We all tend to simplify. When we talk about SoHo architecture, there’s an unstated assumption that we’re talking about cast-iron. The SoHo historic district is the biggest collection of cast-iron facades in the world, true, but that’s not all that’s there.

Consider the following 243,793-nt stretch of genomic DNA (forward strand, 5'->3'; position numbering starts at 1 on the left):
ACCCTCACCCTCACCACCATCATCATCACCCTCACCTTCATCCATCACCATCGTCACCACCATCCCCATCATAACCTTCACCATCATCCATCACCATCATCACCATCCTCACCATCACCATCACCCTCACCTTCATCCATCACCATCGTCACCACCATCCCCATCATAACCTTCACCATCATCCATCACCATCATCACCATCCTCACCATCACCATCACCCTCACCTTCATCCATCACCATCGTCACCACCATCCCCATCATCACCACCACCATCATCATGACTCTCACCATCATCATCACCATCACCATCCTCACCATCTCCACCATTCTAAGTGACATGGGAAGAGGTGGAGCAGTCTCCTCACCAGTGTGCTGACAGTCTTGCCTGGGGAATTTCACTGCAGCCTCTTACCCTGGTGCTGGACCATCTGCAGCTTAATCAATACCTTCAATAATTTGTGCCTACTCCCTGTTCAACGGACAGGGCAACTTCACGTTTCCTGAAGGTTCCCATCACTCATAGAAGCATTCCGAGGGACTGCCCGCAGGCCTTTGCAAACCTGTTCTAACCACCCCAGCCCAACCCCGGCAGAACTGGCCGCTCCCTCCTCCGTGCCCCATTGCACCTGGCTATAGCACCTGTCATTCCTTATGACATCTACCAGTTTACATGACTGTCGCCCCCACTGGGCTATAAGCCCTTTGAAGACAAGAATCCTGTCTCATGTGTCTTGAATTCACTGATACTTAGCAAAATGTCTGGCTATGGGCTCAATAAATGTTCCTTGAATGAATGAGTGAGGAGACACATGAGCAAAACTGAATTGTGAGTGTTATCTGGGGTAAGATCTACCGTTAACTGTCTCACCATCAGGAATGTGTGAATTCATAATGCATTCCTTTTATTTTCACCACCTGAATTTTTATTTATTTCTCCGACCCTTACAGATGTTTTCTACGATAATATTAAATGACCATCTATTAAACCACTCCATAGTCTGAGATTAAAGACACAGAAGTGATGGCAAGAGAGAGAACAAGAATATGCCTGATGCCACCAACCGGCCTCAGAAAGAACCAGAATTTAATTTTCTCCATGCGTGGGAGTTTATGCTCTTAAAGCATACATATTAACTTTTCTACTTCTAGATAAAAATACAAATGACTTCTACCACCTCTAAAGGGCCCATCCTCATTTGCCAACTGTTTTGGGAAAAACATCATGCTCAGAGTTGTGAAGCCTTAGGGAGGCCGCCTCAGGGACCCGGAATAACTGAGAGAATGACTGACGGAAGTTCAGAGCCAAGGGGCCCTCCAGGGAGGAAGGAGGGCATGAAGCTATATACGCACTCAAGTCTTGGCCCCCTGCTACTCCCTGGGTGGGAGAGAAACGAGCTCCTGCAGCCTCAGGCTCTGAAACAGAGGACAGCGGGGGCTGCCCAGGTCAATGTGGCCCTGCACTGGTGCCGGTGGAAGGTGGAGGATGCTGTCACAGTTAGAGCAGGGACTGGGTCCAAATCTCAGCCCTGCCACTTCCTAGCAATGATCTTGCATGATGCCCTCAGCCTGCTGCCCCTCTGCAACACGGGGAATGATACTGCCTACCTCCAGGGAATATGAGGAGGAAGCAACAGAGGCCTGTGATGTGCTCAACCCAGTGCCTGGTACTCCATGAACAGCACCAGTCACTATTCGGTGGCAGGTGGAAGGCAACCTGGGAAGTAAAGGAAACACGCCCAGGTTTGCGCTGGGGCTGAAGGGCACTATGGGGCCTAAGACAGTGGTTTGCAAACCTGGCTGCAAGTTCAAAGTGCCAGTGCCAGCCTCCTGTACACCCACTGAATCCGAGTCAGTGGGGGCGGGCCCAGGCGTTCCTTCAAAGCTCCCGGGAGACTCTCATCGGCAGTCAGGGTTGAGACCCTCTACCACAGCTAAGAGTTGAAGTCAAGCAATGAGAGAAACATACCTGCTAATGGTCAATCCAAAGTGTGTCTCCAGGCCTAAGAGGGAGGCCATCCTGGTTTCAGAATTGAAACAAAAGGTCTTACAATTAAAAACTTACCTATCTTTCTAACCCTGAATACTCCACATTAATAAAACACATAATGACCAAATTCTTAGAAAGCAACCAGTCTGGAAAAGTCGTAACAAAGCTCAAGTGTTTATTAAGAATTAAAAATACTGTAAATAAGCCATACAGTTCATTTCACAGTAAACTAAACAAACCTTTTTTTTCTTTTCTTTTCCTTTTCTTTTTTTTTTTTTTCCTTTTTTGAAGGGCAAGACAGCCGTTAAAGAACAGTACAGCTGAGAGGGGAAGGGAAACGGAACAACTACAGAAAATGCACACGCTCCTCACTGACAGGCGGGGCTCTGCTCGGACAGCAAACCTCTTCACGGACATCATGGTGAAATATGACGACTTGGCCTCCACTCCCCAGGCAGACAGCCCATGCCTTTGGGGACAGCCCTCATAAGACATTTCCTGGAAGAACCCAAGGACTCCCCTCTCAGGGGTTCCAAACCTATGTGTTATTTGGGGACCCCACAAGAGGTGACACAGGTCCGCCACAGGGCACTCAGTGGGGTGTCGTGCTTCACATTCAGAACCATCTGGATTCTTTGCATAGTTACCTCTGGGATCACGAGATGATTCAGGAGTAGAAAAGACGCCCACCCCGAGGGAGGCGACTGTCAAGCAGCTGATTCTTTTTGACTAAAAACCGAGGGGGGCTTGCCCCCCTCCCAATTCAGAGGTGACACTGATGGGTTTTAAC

That’s the corner of Spring and Wooster, in the heart of SoHo and there’s not a cast-iron facade in sight. (I’m cheating a bit – one of the buildings on the west side of Wooster has an iron facade, but we can’t see it from this angle.) There’s some very nice brick and a bit of stone. The buildings on the east (right) side of this stretch of Wooster was built up with loft buildings after the 1882 building code outlawed exposed cast iron, so the lack of iron isn’t a coincidence or accident. But, well over 100 years later, we get some good-looking brickwork to admire.